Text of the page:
by Keith Shetterly, firstname.lastname@example.org
Copyright 2011 All Rights Reserved
Copyright 2011 All Rights Reserved
There I was having a great discussion at NADA with some high-powered folks in the digital realm, when I realized that they didn’t get something very important: Many dealers are not “leading edge” for Internet sales and marketing. Nor are they anywhere near the edge, for that matter, evidenced by some “what the &^%$! did he say??” Tweets to http://www.automotivegitalmarketing.com/ during some of the pre-conference technical sessions.
“Digital Divide” is a broadly-used term to describe things like disparate educational systems where some school districts have lots of computers and others have none, and the crack between the “digital haves” and “have-nots” seems to be widening. The source of “Digital Divide” in dealerships is not education of youngsters, however—it’s education of the elders: Dealer Principals and GMs.
The GMs and Dealer Principals can, and do, understand all the gears of a car deal: the phone call, the ten steps to the sale, finance, leasing, inventory, holdback, step money, etc. Many to the “nth” degree. However, ask them about their Internet, and you’ll see them scramble to throw their Internet Manager at you. And/or some list of third-party vendors that “handle it” for them.
And that is not a successful strategy. They need to understand what they are expecting or their subsequent inspection is not productive, and we need to help them with that. If the dealer has 20+ websites, shouldn’t each sales manager know to look at the sites that cover their makes? Shouldn’t the GM understand his/her PPC cost, SEO strategy, and online pricing and inventory? Shouldn’t the Dealer Principal hold these folks accountable for all this, and more? Well, how can all this happen if he/she isn’t educated on what they need? And how to measure and manage it?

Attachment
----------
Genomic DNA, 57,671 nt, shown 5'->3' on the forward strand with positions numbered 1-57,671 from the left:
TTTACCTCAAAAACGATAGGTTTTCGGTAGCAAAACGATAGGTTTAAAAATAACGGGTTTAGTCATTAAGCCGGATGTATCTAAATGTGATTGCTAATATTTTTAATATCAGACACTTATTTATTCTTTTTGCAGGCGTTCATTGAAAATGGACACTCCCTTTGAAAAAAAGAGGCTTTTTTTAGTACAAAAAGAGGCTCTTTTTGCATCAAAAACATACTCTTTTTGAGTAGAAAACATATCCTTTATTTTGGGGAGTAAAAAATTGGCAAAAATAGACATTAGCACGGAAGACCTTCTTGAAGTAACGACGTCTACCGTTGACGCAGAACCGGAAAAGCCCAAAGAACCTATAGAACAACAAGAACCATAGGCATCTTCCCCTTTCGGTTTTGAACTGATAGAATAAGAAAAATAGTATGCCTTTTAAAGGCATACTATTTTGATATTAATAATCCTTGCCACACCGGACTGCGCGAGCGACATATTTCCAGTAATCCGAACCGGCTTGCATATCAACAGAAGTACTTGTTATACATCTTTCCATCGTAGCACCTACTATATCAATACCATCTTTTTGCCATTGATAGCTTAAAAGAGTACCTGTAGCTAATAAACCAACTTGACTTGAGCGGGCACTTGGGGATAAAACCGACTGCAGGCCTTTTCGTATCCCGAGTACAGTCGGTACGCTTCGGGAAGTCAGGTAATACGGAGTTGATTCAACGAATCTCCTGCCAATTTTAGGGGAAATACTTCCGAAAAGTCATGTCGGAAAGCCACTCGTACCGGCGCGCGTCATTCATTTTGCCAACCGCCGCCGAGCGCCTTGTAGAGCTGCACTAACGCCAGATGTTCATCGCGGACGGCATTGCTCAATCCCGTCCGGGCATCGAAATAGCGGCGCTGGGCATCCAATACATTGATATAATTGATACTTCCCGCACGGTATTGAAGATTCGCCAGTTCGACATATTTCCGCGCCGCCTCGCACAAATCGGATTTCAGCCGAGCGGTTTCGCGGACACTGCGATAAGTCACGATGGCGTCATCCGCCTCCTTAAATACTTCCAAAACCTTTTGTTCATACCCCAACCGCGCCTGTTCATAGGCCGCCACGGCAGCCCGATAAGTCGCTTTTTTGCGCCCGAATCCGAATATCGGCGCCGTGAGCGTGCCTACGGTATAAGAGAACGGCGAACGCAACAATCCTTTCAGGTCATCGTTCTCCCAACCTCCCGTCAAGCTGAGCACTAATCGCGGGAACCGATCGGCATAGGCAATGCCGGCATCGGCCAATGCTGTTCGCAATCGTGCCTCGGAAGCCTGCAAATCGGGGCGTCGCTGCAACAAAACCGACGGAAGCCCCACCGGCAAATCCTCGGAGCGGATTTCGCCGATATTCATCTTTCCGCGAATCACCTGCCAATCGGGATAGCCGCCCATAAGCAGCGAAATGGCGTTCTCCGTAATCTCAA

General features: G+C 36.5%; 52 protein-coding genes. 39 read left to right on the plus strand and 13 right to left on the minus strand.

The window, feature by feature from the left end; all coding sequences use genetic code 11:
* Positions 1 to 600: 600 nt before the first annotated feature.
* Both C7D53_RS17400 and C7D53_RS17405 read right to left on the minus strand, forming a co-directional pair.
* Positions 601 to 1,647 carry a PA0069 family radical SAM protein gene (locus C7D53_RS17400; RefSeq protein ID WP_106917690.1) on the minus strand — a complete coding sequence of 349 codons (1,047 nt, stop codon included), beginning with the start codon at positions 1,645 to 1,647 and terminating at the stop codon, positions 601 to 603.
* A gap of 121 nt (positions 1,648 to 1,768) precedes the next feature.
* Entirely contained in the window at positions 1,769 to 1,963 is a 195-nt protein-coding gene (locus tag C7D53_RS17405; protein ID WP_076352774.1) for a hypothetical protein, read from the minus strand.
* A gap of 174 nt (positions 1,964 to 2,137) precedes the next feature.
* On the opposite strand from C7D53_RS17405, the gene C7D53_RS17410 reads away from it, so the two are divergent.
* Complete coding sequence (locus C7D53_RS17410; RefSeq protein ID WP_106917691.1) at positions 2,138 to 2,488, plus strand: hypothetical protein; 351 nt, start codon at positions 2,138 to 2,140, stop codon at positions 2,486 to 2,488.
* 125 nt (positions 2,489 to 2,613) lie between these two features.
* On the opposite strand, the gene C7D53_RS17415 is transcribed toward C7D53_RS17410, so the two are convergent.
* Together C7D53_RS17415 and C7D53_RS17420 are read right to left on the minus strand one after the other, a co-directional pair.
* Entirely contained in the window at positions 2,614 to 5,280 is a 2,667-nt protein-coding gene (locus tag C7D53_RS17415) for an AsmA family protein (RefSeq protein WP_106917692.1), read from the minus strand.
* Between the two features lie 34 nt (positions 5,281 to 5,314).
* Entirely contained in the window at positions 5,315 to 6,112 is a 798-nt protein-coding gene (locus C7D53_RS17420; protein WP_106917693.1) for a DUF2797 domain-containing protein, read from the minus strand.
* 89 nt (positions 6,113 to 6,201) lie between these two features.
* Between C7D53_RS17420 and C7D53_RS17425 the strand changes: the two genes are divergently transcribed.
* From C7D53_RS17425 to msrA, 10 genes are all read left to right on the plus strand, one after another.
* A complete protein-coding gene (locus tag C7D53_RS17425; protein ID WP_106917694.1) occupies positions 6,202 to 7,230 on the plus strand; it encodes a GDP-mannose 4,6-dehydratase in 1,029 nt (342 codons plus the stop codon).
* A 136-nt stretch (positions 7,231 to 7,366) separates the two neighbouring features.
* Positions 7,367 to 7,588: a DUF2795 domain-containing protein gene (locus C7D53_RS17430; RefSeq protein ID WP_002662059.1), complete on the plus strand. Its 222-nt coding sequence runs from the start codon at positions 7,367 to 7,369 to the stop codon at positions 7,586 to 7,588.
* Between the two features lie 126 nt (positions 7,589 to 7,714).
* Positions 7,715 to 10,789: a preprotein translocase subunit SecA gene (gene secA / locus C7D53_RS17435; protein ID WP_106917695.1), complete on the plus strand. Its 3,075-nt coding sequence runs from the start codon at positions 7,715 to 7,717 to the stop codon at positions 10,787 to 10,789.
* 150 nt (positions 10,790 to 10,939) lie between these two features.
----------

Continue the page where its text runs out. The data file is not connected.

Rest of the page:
In the Digital Divide discussion, I was reminded of a day on Galveston Beach long ago, when my friends and I were partying with a beer keg. Lots of fun all day! As the sun went down, however, we noticed a young woman alone on a blanket nearby who was getting hassled by three guys. We talked about that being wrong, and so we started over to talk to the guys and help her.
Feeling strong and bullet-proof, of course, I led the way, and, as I approached yelling, the three guys looked my direction. They sulked a brief moment, said a few words, then fled the scene. And I turned to my friends to congratulate us all on how we took care of that problem for the young lady.
Except I was alone! My friends had not come with me and were still drinking beer across a divide of at least fifty feet of beach. My guess at the time was that the three fellows who had been hassling the young woman were so shocked when this shouting, lone individual came on so strong that they figured I was either crazy, a kung-fu master, or both. The woman thanked me, and I went back to my friends and gave them a hard time for not paying attention. Even though I hadn’t done so, either!
“Pay attention”–that’s the caution for vendors and consultants about the “Automotive Digital Divide”: Are you reaching your customers (GMs and Dealer Principals), or are you expecting them to reach you? If you look back across the divide on the digital beach, do you see those left behind?
They may not know it, and they may well resist it, but they need you to come get them, too.